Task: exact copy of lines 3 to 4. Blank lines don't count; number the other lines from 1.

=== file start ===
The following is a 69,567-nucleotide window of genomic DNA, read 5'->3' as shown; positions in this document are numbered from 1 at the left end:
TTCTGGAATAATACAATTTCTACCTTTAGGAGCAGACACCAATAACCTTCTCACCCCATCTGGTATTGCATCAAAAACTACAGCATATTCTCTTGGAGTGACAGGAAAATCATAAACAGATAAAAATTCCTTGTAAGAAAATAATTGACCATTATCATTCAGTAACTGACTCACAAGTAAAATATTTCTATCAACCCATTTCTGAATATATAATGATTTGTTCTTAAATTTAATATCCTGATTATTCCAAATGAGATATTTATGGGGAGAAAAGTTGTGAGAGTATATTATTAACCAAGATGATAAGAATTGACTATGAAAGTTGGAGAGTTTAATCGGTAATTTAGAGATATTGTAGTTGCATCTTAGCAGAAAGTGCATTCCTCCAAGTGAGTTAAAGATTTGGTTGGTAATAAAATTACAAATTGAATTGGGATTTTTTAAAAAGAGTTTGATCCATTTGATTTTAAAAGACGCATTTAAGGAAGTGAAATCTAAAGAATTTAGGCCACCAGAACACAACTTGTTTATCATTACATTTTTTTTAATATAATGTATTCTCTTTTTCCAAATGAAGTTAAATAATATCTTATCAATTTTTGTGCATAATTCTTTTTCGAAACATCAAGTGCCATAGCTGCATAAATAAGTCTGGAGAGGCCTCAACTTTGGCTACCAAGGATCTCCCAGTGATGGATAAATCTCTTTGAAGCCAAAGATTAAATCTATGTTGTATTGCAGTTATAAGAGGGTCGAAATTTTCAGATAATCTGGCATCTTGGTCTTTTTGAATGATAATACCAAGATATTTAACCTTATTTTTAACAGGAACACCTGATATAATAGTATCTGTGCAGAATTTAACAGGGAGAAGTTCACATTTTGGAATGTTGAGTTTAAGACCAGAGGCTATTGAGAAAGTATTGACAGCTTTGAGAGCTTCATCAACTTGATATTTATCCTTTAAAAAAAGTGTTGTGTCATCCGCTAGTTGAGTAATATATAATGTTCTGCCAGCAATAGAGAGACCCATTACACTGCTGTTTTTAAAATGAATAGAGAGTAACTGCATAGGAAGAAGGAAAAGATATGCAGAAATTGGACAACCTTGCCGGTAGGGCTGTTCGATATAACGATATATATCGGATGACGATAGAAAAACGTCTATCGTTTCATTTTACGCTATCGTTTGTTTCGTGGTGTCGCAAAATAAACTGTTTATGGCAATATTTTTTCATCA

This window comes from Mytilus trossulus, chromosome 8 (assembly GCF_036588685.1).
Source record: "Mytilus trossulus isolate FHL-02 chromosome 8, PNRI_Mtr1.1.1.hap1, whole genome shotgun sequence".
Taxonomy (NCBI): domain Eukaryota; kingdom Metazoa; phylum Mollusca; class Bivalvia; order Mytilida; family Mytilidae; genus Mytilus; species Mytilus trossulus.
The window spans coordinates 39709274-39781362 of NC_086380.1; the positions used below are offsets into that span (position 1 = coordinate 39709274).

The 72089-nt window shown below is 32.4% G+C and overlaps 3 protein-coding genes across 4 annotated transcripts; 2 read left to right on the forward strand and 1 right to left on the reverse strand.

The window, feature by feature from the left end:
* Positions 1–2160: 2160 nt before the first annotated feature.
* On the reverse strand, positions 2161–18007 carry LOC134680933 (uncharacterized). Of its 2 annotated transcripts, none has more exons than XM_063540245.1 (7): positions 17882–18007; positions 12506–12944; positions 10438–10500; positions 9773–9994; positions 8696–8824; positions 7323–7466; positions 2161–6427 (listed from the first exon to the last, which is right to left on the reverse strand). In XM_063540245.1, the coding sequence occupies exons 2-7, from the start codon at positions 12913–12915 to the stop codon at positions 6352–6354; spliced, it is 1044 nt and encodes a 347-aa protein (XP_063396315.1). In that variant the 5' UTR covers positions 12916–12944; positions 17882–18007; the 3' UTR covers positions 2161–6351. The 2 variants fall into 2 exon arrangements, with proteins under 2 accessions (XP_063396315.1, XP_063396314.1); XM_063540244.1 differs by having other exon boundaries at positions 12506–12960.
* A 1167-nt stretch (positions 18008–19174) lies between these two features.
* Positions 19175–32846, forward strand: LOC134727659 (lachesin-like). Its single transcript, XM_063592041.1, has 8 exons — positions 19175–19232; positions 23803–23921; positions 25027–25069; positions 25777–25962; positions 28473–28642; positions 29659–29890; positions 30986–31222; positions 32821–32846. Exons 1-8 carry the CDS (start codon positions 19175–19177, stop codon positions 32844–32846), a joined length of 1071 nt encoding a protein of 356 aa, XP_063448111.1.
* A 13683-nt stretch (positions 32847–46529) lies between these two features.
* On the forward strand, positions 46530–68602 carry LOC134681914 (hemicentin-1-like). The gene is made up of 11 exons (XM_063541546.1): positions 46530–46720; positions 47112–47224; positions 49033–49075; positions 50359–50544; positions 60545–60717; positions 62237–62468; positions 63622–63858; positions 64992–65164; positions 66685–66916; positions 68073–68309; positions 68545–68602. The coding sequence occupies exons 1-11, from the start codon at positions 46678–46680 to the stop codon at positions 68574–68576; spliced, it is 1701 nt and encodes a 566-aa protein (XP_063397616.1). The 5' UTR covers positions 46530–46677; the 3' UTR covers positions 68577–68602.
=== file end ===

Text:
This window comes from Mytilus trossulus, chromosome 8 (assembly GCF_036588685.1).
Source record: "Mytilus trossulus isolate FHL-02 chromosome 8, PNRI_Mtr1.1.1.hap1, whole genome shotgun sequence".